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08/12/08 12:11 AM ET
D-backs happy to add Dunn's bat
Slugger to add power, on-base percentage to lineup
By Mike Ritter / MLB.com
PHOENIX -- A small burden has been lifted from the D-backs' hitters and onto the back of Adam Dunn. The D-backs are just hoping Dunn does what he has done his whole career -- rake opposing pitching. Dunn has 270 career homers in 1,087 games, and this season is tied for the Major League lead in home runs with 32, and leads baseball with a ratio of 11.66 at-bats per home run. "It's great," D-backs center fielder Chris Young said of the deal. "He's an amazing hitter. He can help any offense out, no doubt about it. I'm glad to have him here. "He puts up some amazing power numbers. You know he's going to hit some home runs and he brings us some excitement to the game as well." Dunn has hit 40 homers in each of the last three seasons and 46 in 2004 with the Reds. On top of being one of the top power hitters in the game, he also is third in the Majors with 80 walks and has a .380 on-base percentage. He will immediately be slotted in the cleanup spot in his first game, a spot in the lineup he will get accustomed to with the D-backs, who certainly won't miss facing him. "It's going to be good," said pitcher Brandon Webb. "He's a guy that produces a lot of runs, he draws some walks and has a good on-base percentage. I don't know where they're going to stick him, but wherever it is, he's going to do some damage." The D-backs will put Dunn in right field until Justin Upton returns from his rehab stint. Dunn has also played first base and left field in his career. "At this point in time, simply making any personnel adjustments that inevitably will lead to us winning ballgames, I'm all for it," said Tony Clark. "I'm looking forward to Adam simply doing what he does and contributing for us down the stretch and inevitably helping support us win a division title." One of Clark's first reactions was if he, a 6-foot-7 former basketball player, could even be used in the D-backs' starting five in a basketball game. Dunn, all of 6-foot-6 and 275 pounds, was one of the top high school quarterbacks in the country in Texas. He still is just the fourth-tallest D-back behind Jon Rauch (6-foot-11), Randy Johnson (6-foot-10) and Clark. Upon hearing news that the D-backs had just acquired Dunn from the Reds, outfielder Jeff Salazar joked with manager Bob Melvin about the size of his roster. "I didn't know we were trying to build a basketball team," Salazar quipped. "We've got the biggest team in the history of baseball," Webb said. "It's crazy." The D-backs are just hoping Dunn will bring his bat with him to an offense that has struggled since getting off to a torrid April. "Dunny is a good-sized individual," Clark said. "When people get an up close and personal look at him, they won't be surprised how far he can hit."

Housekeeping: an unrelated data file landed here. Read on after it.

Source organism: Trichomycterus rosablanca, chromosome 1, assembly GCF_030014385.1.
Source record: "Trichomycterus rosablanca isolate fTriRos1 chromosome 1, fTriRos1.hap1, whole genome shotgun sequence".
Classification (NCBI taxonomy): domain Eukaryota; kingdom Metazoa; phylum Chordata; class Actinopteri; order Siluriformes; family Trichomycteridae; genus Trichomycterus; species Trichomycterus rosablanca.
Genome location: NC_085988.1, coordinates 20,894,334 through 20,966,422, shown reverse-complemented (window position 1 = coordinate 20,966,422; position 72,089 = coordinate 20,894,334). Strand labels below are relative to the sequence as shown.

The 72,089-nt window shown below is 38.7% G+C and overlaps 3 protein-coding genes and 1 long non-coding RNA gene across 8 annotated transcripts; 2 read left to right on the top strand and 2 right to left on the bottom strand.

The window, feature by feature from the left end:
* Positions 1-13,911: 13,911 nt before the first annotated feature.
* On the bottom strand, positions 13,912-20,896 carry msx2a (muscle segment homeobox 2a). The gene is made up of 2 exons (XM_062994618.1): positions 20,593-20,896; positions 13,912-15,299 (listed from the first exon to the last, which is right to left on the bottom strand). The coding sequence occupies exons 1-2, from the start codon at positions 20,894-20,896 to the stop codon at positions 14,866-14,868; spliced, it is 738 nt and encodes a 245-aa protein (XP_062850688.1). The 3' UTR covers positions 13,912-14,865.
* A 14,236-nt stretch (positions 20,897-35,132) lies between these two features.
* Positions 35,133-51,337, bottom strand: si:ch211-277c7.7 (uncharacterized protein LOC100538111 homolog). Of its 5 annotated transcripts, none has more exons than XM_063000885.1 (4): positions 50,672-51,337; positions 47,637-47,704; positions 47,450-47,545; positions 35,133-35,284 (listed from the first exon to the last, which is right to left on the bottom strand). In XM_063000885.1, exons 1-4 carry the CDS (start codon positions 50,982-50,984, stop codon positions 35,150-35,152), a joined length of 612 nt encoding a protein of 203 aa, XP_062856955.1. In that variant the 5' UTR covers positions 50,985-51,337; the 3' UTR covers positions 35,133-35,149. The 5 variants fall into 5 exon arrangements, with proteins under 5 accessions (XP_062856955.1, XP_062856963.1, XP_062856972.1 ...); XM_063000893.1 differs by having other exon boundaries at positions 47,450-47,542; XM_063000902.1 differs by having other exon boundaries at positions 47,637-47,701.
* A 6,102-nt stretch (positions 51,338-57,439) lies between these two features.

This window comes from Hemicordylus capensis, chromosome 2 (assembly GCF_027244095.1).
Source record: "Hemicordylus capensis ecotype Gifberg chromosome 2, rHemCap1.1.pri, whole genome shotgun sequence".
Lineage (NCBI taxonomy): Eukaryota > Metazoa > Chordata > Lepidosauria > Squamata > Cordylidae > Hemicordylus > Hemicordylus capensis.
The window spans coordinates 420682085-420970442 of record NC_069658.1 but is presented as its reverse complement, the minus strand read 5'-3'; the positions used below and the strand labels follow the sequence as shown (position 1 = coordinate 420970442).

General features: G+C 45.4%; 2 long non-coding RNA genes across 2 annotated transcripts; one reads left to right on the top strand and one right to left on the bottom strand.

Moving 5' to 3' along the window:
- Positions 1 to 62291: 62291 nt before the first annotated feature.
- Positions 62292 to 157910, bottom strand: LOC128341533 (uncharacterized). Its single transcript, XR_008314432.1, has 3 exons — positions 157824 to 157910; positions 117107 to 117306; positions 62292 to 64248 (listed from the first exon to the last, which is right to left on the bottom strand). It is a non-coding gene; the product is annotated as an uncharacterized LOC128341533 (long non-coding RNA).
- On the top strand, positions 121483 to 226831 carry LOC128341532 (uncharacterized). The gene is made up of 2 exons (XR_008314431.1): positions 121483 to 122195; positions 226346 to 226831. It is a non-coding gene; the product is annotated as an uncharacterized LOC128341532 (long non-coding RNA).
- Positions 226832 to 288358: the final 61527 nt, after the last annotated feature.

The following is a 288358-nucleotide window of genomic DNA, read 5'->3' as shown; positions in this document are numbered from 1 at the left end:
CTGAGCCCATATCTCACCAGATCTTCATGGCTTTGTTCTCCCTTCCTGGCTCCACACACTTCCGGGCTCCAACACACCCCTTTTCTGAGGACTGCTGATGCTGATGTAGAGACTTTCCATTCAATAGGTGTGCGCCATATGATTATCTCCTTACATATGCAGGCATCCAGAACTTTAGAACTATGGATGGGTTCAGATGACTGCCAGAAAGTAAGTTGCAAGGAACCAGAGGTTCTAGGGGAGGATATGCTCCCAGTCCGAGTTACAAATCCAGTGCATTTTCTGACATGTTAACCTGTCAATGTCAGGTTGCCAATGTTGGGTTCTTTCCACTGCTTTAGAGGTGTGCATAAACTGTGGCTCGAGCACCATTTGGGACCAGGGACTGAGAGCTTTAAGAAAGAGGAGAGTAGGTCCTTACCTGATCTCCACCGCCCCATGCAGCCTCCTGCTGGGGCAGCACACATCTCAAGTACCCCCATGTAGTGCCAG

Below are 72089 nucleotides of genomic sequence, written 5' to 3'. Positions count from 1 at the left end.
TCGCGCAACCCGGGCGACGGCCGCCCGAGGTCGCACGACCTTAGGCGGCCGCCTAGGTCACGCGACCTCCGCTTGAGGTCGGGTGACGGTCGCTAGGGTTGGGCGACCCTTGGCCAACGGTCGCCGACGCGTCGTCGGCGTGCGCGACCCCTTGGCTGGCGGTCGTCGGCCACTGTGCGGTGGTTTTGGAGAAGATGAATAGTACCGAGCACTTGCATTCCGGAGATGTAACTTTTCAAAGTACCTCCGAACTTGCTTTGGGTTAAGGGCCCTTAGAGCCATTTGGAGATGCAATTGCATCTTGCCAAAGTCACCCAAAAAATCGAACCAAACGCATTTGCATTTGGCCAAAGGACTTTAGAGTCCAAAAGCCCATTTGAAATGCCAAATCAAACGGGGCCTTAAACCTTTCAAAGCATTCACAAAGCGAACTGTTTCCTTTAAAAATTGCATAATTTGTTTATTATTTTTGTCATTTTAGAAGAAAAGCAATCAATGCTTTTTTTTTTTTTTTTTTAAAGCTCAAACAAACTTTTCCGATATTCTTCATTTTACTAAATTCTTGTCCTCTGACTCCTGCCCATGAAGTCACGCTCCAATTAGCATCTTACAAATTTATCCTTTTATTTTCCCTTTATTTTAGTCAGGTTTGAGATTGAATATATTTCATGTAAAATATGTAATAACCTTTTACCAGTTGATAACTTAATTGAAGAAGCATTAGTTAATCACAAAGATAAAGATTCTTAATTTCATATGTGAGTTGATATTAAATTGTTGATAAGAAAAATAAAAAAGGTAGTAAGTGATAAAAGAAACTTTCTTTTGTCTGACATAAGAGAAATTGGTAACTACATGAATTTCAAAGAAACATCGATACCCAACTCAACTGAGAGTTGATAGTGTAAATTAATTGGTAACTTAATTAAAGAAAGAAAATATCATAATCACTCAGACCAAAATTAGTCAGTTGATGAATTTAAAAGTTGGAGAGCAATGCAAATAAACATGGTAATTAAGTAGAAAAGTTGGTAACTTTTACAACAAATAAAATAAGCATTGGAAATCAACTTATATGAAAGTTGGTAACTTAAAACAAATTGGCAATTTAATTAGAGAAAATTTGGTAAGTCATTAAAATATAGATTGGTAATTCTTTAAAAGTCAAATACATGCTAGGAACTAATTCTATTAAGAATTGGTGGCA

Mike Ritter is an associate reporter for MLB.com. This story was not subject to the approval of Major League Baseball or its clubs.